And if you think you’ve heard the last of the Philae lander, think again. Mission controllers are still trying to pinpoint Philae’s precise location on 67P’s surface. That will allow scientists to do at least one more experiment: they’ll send radio pings from Rosetta through body of the comet to bounce off Philae and back to Rosetta. By examining how the radio beams are altered en route, they will be able to figure out whether 67P’s insides are rock-solid or held together relatively loosely.

Locating Philae would also allow scientists to calculate whether the lander might be brought back from the dead six months from now. It’s just possible, said Taylor, that a change in 67P’s orientation could bring Philae back into the sunlight, allowing its solar panels to recharge its batteries. If that happens, the prospects for extraordinary science from this already wildly successful mission will be even greater.

TIME space

Here Are 5 Cool Things You Didn’t Know About Pluto

Denis Scott—Corbis

Principal New Horizons scientist answers all your burning queries

Correction appended Dec. 9, 2014

On Saturday, the New Horizons space probe was roused from hibernation for the last time before its July close encounter with Pluto. TIME caught up with mission’s principal investigator, Alan Stern of the Southwest Research Institute, and asked him to come up with five cool things we’ll learn about Pluto during the encounter, and five cool things you should know about the space probe itself.

Given that Stern has been thinking about Pluto for decades, and working on New Horizons for nearly 15 years, it should come as no surprise that he rattled off his top 10 without breaking a sweat.


Does Pluto have craters?

You’d think so, since Pluto, once believed to be all alone at the edge of the Solar System, is just part of the Kuiper Belt, a swarm of billions, or even trillions, of icy bodies that lie out beyond Neptune. The smaller ones have presumably been peppering Pluto for billions of years. But Pluto’s surface might consist of a thick layer of nitrogen ice, which would be soft, mushy and unlikely to form long-lasting craters. There could even be liquid nitrogen on the surface, which could smooth out any impact craters.

Does Pluto have an ocean?

It just might, down below the surface. “The deeper you go, the higher the pressure,” Stern said. That makes the interior warmer than the surface, which means it could get warm enough for ice to melt into water. New Horizons could detect the ocean indirectly, by measuring Pluto’s shape to high accuracy and by looking for cracks that might signal a solid crust flexing atop an underground ocean.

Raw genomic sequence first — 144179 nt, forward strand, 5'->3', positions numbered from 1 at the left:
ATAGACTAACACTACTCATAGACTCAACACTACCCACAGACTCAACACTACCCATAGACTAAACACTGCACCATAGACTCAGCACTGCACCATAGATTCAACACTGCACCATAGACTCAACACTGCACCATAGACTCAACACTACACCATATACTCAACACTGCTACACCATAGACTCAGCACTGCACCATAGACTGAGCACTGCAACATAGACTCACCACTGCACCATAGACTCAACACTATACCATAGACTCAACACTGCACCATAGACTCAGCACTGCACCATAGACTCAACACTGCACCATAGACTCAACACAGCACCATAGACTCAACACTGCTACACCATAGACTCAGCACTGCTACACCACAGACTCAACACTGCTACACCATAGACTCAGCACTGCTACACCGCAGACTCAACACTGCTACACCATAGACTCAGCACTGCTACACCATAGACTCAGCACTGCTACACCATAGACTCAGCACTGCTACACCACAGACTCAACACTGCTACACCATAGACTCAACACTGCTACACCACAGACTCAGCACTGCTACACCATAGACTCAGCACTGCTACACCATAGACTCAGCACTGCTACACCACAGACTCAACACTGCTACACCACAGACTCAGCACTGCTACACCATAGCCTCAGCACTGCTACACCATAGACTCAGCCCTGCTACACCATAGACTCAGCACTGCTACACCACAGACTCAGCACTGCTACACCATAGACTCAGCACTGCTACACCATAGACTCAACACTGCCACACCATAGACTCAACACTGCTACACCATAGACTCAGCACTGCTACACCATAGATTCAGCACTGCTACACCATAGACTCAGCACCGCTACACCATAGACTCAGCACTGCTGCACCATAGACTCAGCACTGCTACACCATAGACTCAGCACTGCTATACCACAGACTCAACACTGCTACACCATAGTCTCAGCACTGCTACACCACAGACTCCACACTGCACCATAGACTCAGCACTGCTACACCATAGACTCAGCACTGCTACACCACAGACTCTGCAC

How many moons does Pluto have?

“We know it’s got five, based on observations from Earth,” Stern said. “But how many more are there? Another five? Fifteen? Fifty? All of these are possible. However many there are, they might have been captured when they ventured too close to the planet, or they might have been created in a huge impact that created Pluto’s large moon, Charon, or it might be a combination. New Horizons could answer that question too.

Does Pluto have rings?

Could be. You can’t tell from Earth, but Pluto’s moons Nix and Hydra have weak enough gravity that impacts from smaller objects could kick up dust that would fly off into space and potentially form rings about Pluto itself.

Does Pluto have geysers, volcanoes or other geological activity?

You’d think a world that averages 3.67 billion miles away from the sun would be deep-frozen, but if there’s an underground ocean, it could trigger geysers like those on Saturn’s moon Enceladus, volcanoes like those on Jupiter’s moon Io, or some sort of plate tectonics, as on Jupiter’s moon Europa.


Is Pluto a planet?

Depends on who you ask, and that’s not likely to change after the encounter. If you ask Stern, it definitely is. He’s more than fine with your calling it a dwarf planet. In fact, he points out, “I invented the term.” What he doesn’t get is why the International Astronomical Union came out with a new definition of “planet” back in 2006 (and just a few months after New Horizons launched) that excluded dwarf planets. “Does that mean a dwarf evergreen should be considered an evergreen?” asks Stern, pointedly? In a recent debate at Harvard, the best explanation the IAU’s representative could come up with for keeping dwarf planets out of the ranks of planets was basically that otherwise there would be too many planets to remember. Which might be true, but it’s not all that persuasive.